53. 53. Another Espionage Act case . . . Abrams v. United States (1919) conviction upheld Justice Holmes dissent “. . . the best test of truth is the power of the thought to get itself accepted in the competition of the market, and that truth is the only ground upon which their wishes safely can be carried out.”
    54. 54.  The First Amendment does not protect “fighting words.” What are “fighting words”?
    55. 55. Chaplinsky v. New Hampshire The complaint charged that appellant, "with force and arms, in a certain public place in said city of Rochester, to wit, on the public sidewalk on the easterly side of Wakefield Street, near unto the entrance of the City Hall, did unlawfully repeat, the words following, addressed to the complainant, that is to say, You are a God damned racketeer and a damned Fascist and the whole government of Rochester are Fascists or agents of Fascists, the same being offensive, derisive and annoying words and names."
    56. 56.  1942 conviction upheld
    57. 57.  Fighting Words doctrine still recognized But only “use” has been Chaplinsky those which by their very utterance inflict injury or tend to incite an immediate breach of the peace
    58. 58. More recently . . . personally abusive epithets which, when addressed to the ordinary citizen, are, as a matter of common knowledge, inherently likely to provoke violent reactions  Cohen v. California (1971)  words must be directed to an individual, not a group reasonably incite the average person to retaliate  City of Garfield Heights v. Yaro (Ohio App. 1999)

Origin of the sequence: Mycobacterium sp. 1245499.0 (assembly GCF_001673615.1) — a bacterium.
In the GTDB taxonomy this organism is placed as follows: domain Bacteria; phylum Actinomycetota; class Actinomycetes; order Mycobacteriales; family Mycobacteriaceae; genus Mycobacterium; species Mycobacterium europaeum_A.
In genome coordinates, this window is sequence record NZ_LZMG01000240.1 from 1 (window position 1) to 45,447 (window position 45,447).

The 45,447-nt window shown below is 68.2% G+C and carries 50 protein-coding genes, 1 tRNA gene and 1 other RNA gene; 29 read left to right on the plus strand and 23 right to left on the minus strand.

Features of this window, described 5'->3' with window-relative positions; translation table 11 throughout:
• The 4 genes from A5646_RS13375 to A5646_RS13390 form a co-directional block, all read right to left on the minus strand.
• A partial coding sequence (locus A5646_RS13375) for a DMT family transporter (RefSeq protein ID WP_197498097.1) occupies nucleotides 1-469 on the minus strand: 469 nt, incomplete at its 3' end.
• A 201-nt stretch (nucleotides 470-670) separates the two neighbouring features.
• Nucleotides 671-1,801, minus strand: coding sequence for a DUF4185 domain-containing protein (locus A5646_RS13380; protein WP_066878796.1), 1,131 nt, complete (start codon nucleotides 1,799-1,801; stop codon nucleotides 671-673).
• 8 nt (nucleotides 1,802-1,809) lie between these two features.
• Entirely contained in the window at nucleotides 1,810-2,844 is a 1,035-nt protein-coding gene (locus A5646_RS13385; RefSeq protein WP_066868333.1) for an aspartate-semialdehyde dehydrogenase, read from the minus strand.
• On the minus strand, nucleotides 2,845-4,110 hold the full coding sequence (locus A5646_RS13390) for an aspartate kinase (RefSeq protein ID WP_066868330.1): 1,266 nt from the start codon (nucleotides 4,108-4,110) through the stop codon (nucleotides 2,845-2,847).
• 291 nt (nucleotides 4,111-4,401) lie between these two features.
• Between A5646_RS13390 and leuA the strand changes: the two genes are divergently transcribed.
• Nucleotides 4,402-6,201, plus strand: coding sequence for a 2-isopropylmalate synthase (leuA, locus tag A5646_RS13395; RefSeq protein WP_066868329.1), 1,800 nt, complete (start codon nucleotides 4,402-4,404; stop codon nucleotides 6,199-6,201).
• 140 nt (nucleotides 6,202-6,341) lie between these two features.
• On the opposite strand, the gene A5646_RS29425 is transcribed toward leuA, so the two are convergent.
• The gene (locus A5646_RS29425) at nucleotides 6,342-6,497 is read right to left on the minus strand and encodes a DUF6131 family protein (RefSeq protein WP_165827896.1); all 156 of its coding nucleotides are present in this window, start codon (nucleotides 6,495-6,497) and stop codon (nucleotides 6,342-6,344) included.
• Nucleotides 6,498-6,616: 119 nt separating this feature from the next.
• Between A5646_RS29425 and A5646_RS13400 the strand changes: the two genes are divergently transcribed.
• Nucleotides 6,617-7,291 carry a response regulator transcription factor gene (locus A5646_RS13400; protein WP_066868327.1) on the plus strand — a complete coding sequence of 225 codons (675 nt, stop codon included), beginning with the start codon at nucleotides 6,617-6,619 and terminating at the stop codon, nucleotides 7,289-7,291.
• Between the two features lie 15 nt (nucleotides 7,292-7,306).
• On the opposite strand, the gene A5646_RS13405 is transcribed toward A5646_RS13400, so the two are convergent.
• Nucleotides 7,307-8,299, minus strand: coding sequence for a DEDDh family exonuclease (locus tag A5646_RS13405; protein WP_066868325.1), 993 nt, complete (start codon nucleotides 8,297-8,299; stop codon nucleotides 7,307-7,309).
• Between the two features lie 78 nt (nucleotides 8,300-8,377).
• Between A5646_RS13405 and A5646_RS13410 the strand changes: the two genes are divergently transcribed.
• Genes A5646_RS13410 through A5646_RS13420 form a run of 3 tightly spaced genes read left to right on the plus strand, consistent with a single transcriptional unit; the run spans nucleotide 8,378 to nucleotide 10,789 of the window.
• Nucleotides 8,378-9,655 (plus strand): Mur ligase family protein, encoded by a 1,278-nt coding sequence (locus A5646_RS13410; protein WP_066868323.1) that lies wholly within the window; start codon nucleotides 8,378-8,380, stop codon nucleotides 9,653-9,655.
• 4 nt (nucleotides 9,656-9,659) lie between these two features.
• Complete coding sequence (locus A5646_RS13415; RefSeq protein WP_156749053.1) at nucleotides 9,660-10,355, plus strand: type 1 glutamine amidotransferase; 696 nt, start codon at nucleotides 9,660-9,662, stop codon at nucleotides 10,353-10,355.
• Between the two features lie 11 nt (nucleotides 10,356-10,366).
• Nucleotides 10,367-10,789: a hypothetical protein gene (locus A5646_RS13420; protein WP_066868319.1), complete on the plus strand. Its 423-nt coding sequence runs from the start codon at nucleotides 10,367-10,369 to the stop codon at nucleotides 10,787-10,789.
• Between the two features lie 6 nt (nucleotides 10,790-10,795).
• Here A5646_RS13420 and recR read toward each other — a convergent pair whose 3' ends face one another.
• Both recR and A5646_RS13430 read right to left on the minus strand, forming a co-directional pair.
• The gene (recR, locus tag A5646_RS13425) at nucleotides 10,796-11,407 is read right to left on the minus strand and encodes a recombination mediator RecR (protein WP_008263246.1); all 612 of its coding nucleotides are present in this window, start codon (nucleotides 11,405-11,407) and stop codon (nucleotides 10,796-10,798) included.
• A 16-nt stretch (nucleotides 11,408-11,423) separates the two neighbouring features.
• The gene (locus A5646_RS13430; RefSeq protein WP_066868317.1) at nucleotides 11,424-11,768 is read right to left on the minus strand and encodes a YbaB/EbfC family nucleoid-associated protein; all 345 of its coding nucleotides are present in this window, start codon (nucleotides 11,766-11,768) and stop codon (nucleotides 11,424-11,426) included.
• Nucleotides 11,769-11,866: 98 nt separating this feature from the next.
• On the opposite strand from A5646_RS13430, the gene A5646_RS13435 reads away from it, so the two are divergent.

59. 59. The Current StandardBrandenburg v. Ohio  does the expression advocate the use of illegal force or violence?  is it directed toward actually inciting such illegal conduct?  would the advised conduct be imminent, or immediate?  is the expression actually likely to produce that illegal conduct?
    60. 60. Speech that Threatens National SecurityNew York Times v. United StatesUnited States v. The Progressive, Inc.Wartime Access Restrictions  JB Pictures, Inc. v. DOD
    61. 61. Speech & Personal Injury In general: may be liable for injury if conduct negligent Negligence -- failure to exercise reasonable care or due care  legal duty is owed (always exists where is a reasonably foreseeable risk of direct harm)  legal duty is breached (the negligent conduct)  breach was proximate cause of resulting injury
    62. 62. As a general rule, publishers andbroadcasters are not consideredliable for harm caused toindividuals by advertised productsand services.
    63. 63. Are we certain we know what speech is? Cohen v. California